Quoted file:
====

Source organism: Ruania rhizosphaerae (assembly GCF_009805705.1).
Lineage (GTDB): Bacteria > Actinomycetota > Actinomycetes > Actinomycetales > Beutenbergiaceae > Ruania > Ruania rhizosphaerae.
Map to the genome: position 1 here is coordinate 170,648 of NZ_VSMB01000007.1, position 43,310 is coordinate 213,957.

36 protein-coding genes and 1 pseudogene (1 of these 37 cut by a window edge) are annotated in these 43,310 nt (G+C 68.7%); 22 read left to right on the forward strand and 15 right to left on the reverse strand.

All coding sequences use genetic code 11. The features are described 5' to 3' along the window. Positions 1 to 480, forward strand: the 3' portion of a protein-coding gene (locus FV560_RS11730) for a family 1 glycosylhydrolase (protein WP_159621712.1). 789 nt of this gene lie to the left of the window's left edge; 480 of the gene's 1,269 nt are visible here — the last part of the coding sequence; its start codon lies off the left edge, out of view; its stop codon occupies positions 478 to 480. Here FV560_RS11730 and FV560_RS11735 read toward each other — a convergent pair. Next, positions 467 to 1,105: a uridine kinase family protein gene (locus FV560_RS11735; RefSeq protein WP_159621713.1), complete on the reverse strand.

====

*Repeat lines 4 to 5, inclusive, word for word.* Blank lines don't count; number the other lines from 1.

36 protein-coding genes and 1 pseudogene (1 of these 37 cut by a window edge) are annotated in these 43,310 nt (G+C 68.7%); 22 read left to right on the forward strand and 15 right to left on the reverse strand.

All coding sequences use genetic code 11. The features are described 5' to 3' along the window. Positions 1 to 480, forward strand: the 3' portion of a protein-coding gene (locus FV560_RS11730) for a family 1 glycosylhydrolase (protein WP_159621712.1). 789 nt of this gene lie to the left of the window's left edge; 480 of the gene's 1,269 nt are visible here — the last part of the coding sequence; its start codon lies off the left edge, out of view; its stop codon occupies positions 478 to 480. Here FV560_RS11730 and FV560_RS11735 read toward each other — a convergent pair. Next, positions 467 to 1,105: a uridine kinase family protein gene (locus FV560_RS11735; RefSeq protein WP_159621713.1), complete on the reverse strand.